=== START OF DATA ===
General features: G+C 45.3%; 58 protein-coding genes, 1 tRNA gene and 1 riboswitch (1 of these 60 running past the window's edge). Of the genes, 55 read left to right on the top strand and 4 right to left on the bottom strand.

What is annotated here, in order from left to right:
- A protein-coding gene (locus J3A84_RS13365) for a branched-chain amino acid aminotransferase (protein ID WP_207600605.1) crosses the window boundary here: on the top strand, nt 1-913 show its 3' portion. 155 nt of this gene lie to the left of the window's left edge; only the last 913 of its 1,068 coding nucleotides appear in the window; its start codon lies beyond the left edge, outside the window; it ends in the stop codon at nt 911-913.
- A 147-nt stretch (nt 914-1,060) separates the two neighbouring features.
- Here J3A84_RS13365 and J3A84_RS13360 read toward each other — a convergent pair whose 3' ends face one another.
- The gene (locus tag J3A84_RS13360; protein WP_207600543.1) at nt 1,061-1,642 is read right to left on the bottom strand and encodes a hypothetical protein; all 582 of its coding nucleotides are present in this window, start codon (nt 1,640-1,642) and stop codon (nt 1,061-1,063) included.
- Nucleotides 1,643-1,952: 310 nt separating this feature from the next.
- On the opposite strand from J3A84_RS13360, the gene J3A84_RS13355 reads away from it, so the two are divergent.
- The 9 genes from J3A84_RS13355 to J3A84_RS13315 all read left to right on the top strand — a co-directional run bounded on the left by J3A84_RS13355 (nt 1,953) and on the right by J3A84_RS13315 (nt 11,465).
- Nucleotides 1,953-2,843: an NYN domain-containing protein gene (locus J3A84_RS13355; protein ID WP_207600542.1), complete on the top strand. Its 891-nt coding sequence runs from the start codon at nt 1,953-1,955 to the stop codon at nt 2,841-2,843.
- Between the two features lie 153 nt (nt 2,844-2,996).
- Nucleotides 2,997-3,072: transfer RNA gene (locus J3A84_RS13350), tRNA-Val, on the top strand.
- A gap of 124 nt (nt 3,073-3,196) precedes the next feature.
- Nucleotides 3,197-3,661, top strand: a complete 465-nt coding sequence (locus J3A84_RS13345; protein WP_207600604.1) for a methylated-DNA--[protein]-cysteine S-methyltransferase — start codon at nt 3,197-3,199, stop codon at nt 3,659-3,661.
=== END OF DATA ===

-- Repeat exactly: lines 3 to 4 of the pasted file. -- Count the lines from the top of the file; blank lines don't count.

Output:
- A protein-coding gene (locus J3A84_RS13365) for a branched-chain amino acid aminotransferase (protein ID WP_207600605.1) crosses the window boundary here: on the top strand, nt 1-913 show its 3' portion. 155 nt of this gene lie to the left of the window's left edge; only the last 913 of its 1,068 coding nucleotides appear in the window; its start codon lies beyond the left edge, outside the window; it ends in the stop codon at nt 911-913.
- A 147-nt stretch (nt 914-1,060) separates the two neighbouring features.